AFTER the disruptions to the international golf schedule because of the pandemic and the cancellation of last month’s British Open, this week sees the first Major of the year taking place – the US PGA Championship at Harding Park in San Francisco.
Technically South Africa has six players in the line-up – Louis Oosthuizen, Christiaan Bezuidenhout, Erik van Rooyen, Charl Schwartzel, Dylan Frittelli and Shaun Norris. Branden Grace was also in the field until he tested positive for the virus during last week’s Barracuda Championship on the PGA Tour where he was lying second halfway and had to withdraw. And then there’s Rory Sabbatini, now bizarrely playing under the Slovakia flag because of his marriage to a woman from that country. But, let’s face it, Sabbo is still one of us.
There is a certain amount of optimism about the chances of our boys this week, because Oosthuizen showed plenty of form by finishing sixth (and only one shot out of joint second) in last week’s WGC-St Jude Classic won by Justin Thomas. And “Rambo” (Bezuidenhout) and Van Rooyen played well too in a world class field by sharing 20th place.
Schwartzel, for his part, was third in the 3M Open two Sundays back so he’s one to watch too.
If we don’t include Nick Price who was born in Durban but throughout his pro career played out of Zimbabwe, only one South African has won the US PGA Championship – Gary Player. In fact the Black Knight won it twice – in 1962 and 1972. And then on the Champions Tour, this legend of the game captured the Senior PGA Championship no less than three times – in 1986, 1988 and 1990. Gary, of course, won nine Majors on his way to the coveted Grand Slam, and then added another nine Senior Majors on the over-50s circuit which also constituted a Senior Slam.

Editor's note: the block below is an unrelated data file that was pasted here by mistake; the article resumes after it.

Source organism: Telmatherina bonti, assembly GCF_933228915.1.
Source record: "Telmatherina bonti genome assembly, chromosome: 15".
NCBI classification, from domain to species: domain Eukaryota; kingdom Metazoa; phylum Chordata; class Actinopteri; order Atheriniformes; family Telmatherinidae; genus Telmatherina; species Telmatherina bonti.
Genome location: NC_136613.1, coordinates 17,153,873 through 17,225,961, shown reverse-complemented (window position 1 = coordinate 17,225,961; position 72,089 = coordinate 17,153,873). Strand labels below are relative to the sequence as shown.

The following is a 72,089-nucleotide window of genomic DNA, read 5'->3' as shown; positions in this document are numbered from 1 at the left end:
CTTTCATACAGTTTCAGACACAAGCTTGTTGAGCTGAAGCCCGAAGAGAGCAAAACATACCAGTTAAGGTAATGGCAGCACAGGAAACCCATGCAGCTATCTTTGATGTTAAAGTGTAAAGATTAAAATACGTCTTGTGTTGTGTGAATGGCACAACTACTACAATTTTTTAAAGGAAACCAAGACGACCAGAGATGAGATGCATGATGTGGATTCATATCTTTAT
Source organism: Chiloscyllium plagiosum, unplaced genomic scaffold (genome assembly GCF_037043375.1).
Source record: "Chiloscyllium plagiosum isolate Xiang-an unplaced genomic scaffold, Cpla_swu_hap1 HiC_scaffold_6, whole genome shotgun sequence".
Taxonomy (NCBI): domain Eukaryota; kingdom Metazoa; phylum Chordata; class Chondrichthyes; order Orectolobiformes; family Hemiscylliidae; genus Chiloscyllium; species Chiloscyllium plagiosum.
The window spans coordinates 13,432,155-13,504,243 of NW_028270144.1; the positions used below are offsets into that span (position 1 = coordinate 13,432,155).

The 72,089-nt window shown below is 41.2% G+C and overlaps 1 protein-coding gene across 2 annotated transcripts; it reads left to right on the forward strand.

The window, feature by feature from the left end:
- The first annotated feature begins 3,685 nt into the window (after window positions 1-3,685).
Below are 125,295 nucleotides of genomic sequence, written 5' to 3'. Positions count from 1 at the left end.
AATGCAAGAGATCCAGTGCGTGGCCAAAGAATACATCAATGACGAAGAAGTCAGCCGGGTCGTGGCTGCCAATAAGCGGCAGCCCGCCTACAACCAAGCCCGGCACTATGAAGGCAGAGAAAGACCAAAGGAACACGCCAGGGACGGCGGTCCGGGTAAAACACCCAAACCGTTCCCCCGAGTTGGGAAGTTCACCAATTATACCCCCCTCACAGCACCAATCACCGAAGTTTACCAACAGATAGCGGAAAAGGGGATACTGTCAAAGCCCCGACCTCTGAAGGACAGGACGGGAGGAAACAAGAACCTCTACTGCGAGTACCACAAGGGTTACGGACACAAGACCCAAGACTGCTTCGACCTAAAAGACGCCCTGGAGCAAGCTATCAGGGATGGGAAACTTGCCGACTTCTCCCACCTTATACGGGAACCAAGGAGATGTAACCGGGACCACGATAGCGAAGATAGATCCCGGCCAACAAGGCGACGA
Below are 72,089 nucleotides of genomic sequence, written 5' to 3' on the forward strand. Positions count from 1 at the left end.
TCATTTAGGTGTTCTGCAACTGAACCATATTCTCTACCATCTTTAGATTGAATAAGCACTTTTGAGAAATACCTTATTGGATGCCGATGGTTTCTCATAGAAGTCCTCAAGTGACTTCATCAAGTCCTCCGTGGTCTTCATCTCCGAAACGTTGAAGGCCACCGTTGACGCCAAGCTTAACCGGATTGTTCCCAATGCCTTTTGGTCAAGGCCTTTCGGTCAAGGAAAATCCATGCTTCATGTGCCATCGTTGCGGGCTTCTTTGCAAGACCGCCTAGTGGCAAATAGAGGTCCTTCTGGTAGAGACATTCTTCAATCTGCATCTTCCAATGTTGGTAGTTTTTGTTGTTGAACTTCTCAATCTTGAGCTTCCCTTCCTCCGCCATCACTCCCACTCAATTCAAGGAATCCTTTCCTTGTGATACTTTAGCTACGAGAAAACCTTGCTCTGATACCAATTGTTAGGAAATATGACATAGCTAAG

So, if Mr Player would have some advice for our South Africans teeing up in San Francisco this week (and in fact us Randpark members!) what would this be?
Well, let’s look back at the 1962 US PGA Championship. In his book “Don’t Choke”, Gary writes: “Two choices. That’s pretty much what it comes down to for me. In every situation in life you have two choices:
You can be positive, or you can be negative.” He then explains how in 1962 he finished second in the Masters (he tied at the top with Arnold Palmer and Dow Finsterwald before Arnie stormed home in a blistering 31 blows over the last nine in the play-off to take the title), sixth in the US Open and then uncharacteristically missed the cut by one in the British Open at Troon.
“I wasn’t winning and now I had missed the cut and I left Troon with my tail between my legs. That’s how I described it to a few journalists, and that’s how I was quoted in the newspapers. Now the whole world knew how I felt. But I had two choices and on the plane to America and the PGA at Aronimink I was already down the road toward the one choice (the negative one) that doesn’t win you a club championship, never mind a Major. So I made the switch. I determined to be positive and it’s amazing how soon I got the passion and the hunger back. I analysed what I did wrong at Troon and put it behind me.
“I had never set foot on the Aronimink course but before I even arrived I decided that I was going to love the course and the place.
That’s positive thinking. I prepared myself mentally and decided that it was going to be a positive week for me. I visualised myself winning the PGA Championship, actually seeing my name on top of the leaderboard before even teeing off. That’s a positive thing. I practised harder than anyone else before the first round and with my positive attitude I went on to win my third Major in four years while still early in my career. On the final hole of the tournament I hit an amazing shot from the worst possible position. My drive was right and in the trees but I took a three wood and sliced it around the corner and onto the green about thirty feet from the pin. I then two-putted to beat Bob Goalby by one. I had two choices at Aronimink but I determined to be positive and I rubber-stamped that choice with my game. We all have two choices in everything in life. Don’t make the mistake of being negative and miserable, and, yes, that applies to your golf too. Be positive. Be optimistic. Arm yourself with the most powerful weapon known to man – optimism.”
Thanks Gary! Time to be positive!
Written by Randpark member Grant Winter.